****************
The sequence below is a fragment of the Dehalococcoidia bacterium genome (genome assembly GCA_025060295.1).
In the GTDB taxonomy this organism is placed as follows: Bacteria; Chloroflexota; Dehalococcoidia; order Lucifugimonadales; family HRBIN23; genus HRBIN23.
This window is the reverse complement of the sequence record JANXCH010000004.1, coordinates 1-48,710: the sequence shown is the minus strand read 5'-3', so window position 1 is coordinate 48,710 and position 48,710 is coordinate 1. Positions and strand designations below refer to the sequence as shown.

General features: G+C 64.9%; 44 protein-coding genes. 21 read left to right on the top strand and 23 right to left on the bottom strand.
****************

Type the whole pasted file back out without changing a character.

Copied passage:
The sequence below is a fragment of the Dehalococcoidia bacterium genome (genome assembly GCA_025060295.1).
In the GTDB taxonomy this organism is placed as follows: Bacteria; Chloroflexota; Dehalococcoidia; order Lucifugimonadales; family HRBIN23; genus HRBIN23.
This window is the reverse complement of the sequence record JANXCH010000004.1, coordinates 1-48,710: the sequence shown is the minus strand read 5'-3', so window position 1 is coordinate 48,710 and position 48,710 is coordinate 1. Positions and strand designations below refer to the sequence as shown.

General features: G+C 64.9%; 44 protein-coding genes. 21 read left to right on the top strand and 23 right to left on the bottom strand.